Race organizers are supposed to abide by safety measures set by the U.C.I., but there has been a lack of enforcement, Mora said.

Some riders, however, see the C.P.A. as compromised by its relationship with the U.C.I. As a result, an alternative for professional cyclists, The Riders Union, was launched in November. The new union, which is not recognized by the U.C.I., has set improved safety measures as one of its main goals.

“The Riders Union is the big step forward in achieving something because, at the moment, the C.P.A. is useless,” said Jos van Emden, one of Groenewegen’s teammates. “It’s not independent,” he added, “and the U.C.I. is pulling the strings.” Van Emden submitted a list of safety features to be implemented.

Separately, another organization, the Cyclists’ Alliance, the de facto union for female cyclists, is also accusing the U.C.I. and C.P.A. of not sufficiently protecting athletes. It represents 160 riders and, like the Riders Union, is not recognized by the U.C.I. On top of safety measures, the alliance has pressed for measures like a minimum salary and maternity leave.

“They’re not really transparent organizations,” Iris Slappendel, a former professional rider and the executive director of the alliance, said of the governing body and the union embedded in it.

To establish and enforce better safety measures, Van Emden said it was important to have more stakeholders, particularly organizations, involved in conversations. Ten Dam, on the other hand, said having so many different parties involved was “part of the problem,” because that made it harder for riders to speak in unison.

Jos van Emden competed during the men’s Individual Time Trial event at the road cycling World Championships in Imola, Italy.Credit…Andrew Medichini/Associated Press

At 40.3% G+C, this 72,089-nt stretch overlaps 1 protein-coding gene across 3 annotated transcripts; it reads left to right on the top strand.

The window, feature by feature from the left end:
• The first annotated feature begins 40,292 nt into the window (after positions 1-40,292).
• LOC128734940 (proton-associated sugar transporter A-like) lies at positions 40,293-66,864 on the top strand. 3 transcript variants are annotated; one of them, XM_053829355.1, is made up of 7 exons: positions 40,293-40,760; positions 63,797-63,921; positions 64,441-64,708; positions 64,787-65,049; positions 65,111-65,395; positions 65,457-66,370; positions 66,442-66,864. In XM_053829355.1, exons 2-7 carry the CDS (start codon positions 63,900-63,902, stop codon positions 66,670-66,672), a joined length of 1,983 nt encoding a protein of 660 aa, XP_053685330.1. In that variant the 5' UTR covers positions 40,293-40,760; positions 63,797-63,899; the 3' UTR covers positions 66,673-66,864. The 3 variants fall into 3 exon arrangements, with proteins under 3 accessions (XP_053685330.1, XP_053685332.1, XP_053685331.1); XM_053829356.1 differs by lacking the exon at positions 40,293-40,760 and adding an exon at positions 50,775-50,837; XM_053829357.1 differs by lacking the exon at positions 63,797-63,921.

But both cyclists concur on one issue: They say races have become more dangerous.

“Nowadays, there is more road furniture and obstacles on the roads,” Ten Dam said. “When I was racing, and raced in the U.S., I was so happy that there were no roundabouts. They slow down traffic, but it’s dangerous for the riders. It’s like taking three corners instead of going straight in a crossing.”

In the 1980s, the peloton was more stretched out, he said, while now riders are closer to one another, and they ride faster. “Maybe not the average speeds, but the top speeds,” he said.

Speeds have increased because the gear and technology have evolved and because a more scientific approach to training has, in part, leveled the field.

And, Van Emden said, riders have “become more aggressive.” They’re less conscious of one another, he said, “a bit like in society.”

Many people in the cycling community said that the barriers at the Tour of Poland had been inadequate and that the sprint, which took place on a slight descent, should have been on flat ground.

Jakobsen, who has had several reconstructive surgeries since his crash, is now training again on his bike — but he doesn’t know when he’ll be able to race next.

In a recent interview with the Dutch publication AD that was translated to English, he said that his “injuries were also caused by the high speed and the barriers. The barriers didn’t break my fall, they just folded up.”

He added: “Dangerous finishes like the one in Poland must be banned. Speaking for myself, from now on I will not join in a bunch sprint if the barriers are no good.”